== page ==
Near the end of March, I stood 5'8" and weighed close to 260. (I'm not going to say 'neener neener neener' here). So I think I can speak authoritatively about overweight.
I believe my build is a little different than yours, but I still am packing an extra 60 lbs.
Yes, watch the nutrition aspects. One advantage of running is that it burns mucho calories compared to other activities. Since I started I lost about 16-18 lbs without really feeling famished. I have been altering my diet somewhat, but not to any rediculous extremes.
I know that as I get closer to my 'fighting weight' it will be much harder to take off the extra pounds, but I will be able to perform better simply because I will be working out without the extra 50 lbs worth of baggage.
A couple of emphasis points. First, get a checkup from your doctor. Second, like everyone else said, take it slow. The problem with a running injury is that it will keep you from running, but won't keep you from work. Which stinks! That will tempt you to undo all the good you did (that happened to me last year. I wasn't in serious training for anything, but I pulled a muscle and put on about 5 lbs).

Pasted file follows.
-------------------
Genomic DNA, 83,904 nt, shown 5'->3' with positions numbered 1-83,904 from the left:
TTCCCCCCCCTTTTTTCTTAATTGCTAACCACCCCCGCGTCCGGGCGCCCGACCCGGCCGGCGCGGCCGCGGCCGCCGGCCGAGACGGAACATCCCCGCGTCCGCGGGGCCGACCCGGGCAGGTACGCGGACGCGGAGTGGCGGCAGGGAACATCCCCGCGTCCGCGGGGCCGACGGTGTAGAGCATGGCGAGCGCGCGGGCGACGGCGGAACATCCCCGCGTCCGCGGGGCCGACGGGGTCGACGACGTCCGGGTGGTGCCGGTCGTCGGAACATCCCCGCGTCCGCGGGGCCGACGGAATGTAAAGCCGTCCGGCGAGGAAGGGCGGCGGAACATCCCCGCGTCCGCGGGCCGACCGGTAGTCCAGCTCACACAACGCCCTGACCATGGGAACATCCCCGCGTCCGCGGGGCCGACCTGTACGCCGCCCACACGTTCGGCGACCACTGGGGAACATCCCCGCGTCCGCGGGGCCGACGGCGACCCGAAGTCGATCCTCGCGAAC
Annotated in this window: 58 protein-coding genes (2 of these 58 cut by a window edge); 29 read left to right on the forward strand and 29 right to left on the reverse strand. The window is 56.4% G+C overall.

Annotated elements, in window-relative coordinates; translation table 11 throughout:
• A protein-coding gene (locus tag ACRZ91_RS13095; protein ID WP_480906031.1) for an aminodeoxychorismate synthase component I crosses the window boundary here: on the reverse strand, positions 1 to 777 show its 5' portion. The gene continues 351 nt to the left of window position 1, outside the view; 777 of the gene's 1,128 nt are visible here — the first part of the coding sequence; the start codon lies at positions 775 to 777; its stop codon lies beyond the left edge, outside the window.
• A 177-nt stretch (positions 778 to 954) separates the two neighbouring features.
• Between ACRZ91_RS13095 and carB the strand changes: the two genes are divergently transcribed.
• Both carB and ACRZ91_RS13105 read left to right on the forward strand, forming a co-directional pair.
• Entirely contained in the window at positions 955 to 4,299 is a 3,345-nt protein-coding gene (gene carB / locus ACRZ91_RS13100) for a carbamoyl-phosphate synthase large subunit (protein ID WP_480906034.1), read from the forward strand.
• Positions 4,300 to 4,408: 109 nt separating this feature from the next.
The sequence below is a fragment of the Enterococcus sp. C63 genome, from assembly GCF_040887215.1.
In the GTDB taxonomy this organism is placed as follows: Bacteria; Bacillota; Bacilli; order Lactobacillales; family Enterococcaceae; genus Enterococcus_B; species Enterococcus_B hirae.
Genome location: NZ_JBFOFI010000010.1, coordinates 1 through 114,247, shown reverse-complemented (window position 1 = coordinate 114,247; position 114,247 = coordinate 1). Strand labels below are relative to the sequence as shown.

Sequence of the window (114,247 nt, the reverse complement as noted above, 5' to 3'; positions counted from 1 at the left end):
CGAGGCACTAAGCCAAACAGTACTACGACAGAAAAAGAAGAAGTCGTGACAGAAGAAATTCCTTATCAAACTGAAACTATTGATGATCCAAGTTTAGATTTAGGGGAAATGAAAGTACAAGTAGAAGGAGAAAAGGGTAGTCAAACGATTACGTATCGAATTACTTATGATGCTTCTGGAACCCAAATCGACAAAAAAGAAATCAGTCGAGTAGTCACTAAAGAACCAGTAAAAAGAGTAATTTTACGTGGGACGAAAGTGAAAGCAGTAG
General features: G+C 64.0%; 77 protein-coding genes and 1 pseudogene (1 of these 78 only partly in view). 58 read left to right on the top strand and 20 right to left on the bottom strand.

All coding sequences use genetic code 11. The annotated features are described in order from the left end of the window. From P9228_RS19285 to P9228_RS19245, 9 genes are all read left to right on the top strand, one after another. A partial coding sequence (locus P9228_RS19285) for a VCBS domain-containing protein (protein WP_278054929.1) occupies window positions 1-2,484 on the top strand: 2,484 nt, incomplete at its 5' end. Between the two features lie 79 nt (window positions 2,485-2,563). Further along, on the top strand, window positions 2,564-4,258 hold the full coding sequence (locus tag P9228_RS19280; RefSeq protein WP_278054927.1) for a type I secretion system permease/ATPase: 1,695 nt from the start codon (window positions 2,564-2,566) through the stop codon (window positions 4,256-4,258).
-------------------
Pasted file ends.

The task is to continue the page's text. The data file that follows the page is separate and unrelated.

For the first time, I would suggest the run/walk methods written about by Galloway and Bingham. (In my case, I've been working out for about 7 years now, and am running my marathon, but I try not to get stupid. If it starts to hurt, I walk)
One last bit, more on the philosophical side. Someone once said "You may be whatever you _resolve_ to be." Basically that implies a much greater committment than ''wanting' something or 'wishing' something. If you truly resolve to do this, then you will find yourself learning all you can (this is an intellectual task in addition to a physical task) and a training to the limit of your physical resources, including proper tapering. Then on race day, you _will_ complete the race.
BTW, which marathon? or have you decided yet. I only truly resolved when I plunked down my entry fee!
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